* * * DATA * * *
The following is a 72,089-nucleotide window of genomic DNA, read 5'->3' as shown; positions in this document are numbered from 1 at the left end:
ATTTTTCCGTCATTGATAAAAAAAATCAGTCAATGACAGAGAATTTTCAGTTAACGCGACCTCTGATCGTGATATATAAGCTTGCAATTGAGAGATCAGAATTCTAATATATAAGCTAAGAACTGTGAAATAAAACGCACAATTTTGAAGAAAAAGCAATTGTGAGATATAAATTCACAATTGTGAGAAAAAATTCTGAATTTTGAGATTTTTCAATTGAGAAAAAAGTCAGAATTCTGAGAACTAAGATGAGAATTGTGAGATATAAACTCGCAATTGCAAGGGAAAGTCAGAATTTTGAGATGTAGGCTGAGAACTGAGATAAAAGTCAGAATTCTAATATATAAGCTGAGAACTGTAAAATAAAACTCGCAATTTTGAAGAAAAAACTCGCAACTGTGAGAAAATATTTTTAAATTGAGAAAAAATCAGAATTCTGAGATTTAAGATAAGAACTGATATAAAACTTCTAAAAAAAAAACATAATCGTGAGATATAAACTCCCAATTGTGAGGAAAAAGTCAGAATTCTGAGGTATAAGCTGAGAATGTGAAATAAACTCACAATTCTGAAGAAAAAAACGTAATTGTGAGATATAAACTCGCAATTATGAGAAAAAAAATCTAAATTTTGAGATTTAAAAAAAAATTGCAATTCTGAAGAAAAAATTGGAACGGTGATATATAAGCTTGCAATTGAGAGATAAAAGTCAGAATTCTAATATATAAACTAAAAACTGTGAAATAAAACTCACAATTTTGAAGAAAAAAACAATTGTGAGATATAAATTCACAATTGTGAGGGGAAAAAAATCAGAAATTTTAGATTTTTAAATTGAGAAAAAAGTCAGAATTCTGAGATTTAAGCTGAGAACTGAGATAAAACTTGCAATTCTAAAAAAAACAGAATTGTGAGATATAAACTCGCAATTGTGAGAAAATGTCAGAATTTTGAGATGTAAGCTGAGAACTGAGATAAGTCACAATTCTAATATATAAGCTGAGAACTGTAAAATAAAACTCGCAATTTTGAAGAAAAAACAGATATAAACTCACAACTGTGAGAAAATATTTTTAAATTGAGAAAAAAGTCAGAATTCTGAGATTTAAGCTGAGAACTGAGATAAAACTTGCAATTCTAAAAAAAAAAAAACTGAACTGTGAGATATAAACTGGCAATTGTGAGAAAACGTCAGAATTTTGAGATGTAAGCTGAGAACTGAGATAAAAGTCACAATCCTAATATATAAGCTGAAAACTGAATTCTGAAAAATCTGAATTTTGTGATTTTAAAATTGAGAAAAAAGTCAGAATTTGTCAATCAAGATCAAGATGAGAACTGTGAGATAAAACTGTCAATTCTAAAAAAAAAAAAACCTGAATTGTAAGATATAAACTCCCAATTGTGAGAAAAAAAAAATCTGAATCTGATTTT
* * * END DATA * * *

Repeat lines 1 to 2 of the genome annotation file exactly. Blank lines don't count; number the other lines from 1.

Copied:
The following is a 72,089-nucleotide window of genomic DNA, read 5'->3' as shown; positions in this document are numbered from 1 at the left end:
ATTTTTCCGTCATTGATAAAAAAAATCAGTCAATGACAGAGAATTTTCAGTTAACGCGACCTCTGATCGTGATATATAAGCTTGCAATTGAGAGATCAGAATTCTAATATATAAGCTAAGAACTGTGAAATAAAACGCACAATTTTGAAGAAAAAGCAATTGTGAGATATAAATTCACAATTGTGAGAAAAAATTCTGAATTTTGAGATTTTTCAATTGAGAAAAAAGTCAGAATTCTGAGAACTAAGATGAGAATTGTGAGATATAAACTCGCAATTGCAAGGGAAAGTCAGAATTTTGAGATGTAGGCTGAGAACTGAGATAAAAGTCAGAATTCTAATATATAAGCTGAGAACTGTAAAATAAAACTCGCAATTTTGAAGAAAAAACTCGCAACTGTGAGAAAATATTTTTAAATTGAGAAAAAATCAGAATTCTGAGATTTAAGATAAGAACTGATATAAAACTTCTAAAAAAAAAACATAATCGTGAGATATAAACTCCCAATTGTGAGGAAAAAGTCAGAATTCTGAGGTATAAGCTGAGAATGTGAAATAAACTCACAATTCTGAAGAAAAAAACGTAATTGTGAGATATAAACTCGCAATTATGAGAAAAAAAATCTAAATTTTGAGATTTAAAAAAAAATTGCAATTCTGAAGAAAAAATTGGAACGGTGATATATAAGCTTGCAATTGAGAGATAAAAGTCAGAATTCTAATATATAAACTAAAAACTGTGAAATAAAACTCACAATTTTGAAGAAAAAAACAATTGTGAGATATAAATTCACAATTGTGAGGGGAAAAAAATCAGAAATTTTAGATTTTTAAATTGAGAAAAAAGTCAGAATTCTGAGATTTAAGCTGAGAACTGAGATAAAACTTGCAATTCTAAAAAAAACAGAATTGTGAGATATAAACTCGCAATTGTGAGAAAATGTCAGAATTTTGAGATGTAAGCTGAGAACTGAGATAAGTCACAATTCTAATATATAAGCTGAGAACTGTAAAATAAAACTCGCAATTTTGAAGAAAAAACAGATATAAACTCACAACTGTGAGAAAATATTTTTAAATTGAGAAAAAAGTCAGAATTCTGAGATTTAAGCTGAGAACTGAGATAAAACTTGCAATTCTAAAAAAAAAAAAACTGAACTGTGAGATATAAACTGGCAATTGTGAGAAAACGTCAGAATTTTGAGATGTAAGCTGAGAACTGAGATAAAAGTCACAATCCTAATATATAAGCTGAAAACTGAATTCTGAAAAATCTGAATTTTGTGATTTTAAAATTGAGAAAAAAGTCAGAATTTGTCAATCAAGATCAAGATGAGAACTGTGAGATAAAACTGTCAATTCTAAAAAAAAAAAAACCTGAATTGTAAGATATAAACTCCCAATTGTGAGAAAAAAAAAATCTGAATCTGATTTT